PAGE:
But . . . based on the sense I get in some of the nudist forums and feedback I get to some of my hikes I would venture that the term "freehiking" is deserving of a slightly different definition that takes the meaning of nude hiking to a more purer form. As some of my detractors are fond of saying, 'You're not really hiking nude if you're wearing shoes," or "... you're carrying all your clothes in your backpack." They have a point. All I can say is that in the wild it makes sense to wear foot protection . . . and if I'm going to hike any distance in the wilderness, having clothes and other essentials readily available for unforeseen contingencies makes sense. However, there is a special enjoyment to hiking nude with as little covering or accouterments as possible. That is the spirit of freehiking.

Stack all your clothes in a neat pile and ...

I often quote (more precisely, paraphrase) a fellow nude hiker who advises the neophyte nudist:

Fine a secluded place where you will not be disturbed, take off all your clothes and stack them neatly in a pile, and then simply walk off nude in any direction for a couple of hundred feet or so. The stack of clothes represents the chains that tie you to the strictures of society. Turning your back on the clothes and walking away represents freedom.

By the time you return to your clothes you will have had an epiphany and be on your way to understanding what nudism and naturism is all about. You will not want to put those clothes back on simply to garb yourself.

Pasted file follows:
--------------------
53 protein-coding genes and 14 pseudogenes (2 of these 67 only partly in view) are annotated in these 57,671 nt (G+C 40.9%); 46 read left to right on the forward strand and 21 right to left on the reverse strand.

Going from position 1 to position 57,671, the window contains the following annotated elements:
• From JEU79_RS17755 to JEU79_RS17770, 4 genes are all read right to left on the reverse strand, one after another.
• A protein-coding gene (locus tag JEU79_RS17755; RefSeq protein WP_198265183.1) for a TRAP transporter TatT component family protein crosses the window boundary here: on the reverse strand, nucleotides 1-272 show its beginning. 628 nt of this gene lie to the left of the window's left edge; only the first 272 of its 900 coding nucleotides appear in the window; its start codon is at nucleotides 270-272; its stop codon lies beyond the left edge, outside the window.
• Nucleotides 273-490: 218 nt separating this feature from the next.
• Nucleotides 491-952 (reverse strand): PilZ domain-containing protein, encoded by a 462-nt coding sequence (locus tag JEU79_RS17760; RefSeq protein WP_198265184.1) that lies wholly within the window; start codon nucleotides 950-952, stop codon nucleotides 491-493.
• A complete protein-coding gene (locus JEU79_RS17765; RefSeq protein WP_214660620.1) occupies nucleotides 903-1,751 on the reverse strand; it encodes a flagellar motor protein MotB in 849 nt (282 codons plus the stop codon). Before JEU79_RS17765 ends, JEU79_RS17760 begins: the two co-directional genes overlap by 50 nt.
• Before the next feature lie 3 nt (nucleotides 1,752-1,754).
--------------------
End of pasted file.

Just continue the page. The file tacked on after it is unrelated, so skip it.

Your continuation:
... walk away from them nude as the day you were born ...

Freehiking is all about recreating that epiphany every time you hike nude. When I freehike I cannot simply reach into my fanny pack for shorts. I am 'forced' to accept my nudity and quit worrying about 'what if I encounter someone?' Acceptance is incredibly freeing.

... you could not be any closer to nature than without
the trappings of society distracting you

Of course, some common sense is in order. Freehike where you really don't think confrontations or 'ill-feelings' might ensue. The idea is to face the majesty of nature in the purest sense practical.

Glassbar Island: State Troopers not to ticket for nudity

Glassbar Island Nude Beach Volunteers report encouraging and positive news:

The Oregon State Parks Department has requested (and been granted) help from the Oregon State Police to monitor homeless camp locations along the Wildish 'haul' road by Glassbar Island.

Once a week an Oregon State Trooper will be checking homeless sites for any new activity. There will be a Parks employee along with the Trooper when he drives through the area.

In past years there have been a number of homeless camp sites with their associated activities and garbage, between the Wildish 'haul' road and the part of the river that runs along the west side of Glassbar Island.

The Glassbar Island Nude Beach Volunteers, who previously have monitored this type of activity and reported it to the Oregon State Parks Department greatly appreciates the help from the Oregon State Police.

A question was raised about nudity on the island and the weekly visit by the Oregon State Trooper. The Oregon State Trooper will be here to monitor the homeless camps - NOT to ticket for nudity. So please, be nice, say "hi", the Trooper is here to help protect the area and make it a safe and enjoyable place to visit.

Solstice hike on the AT

From a posting to the Naturist-Hikers Yahoo Group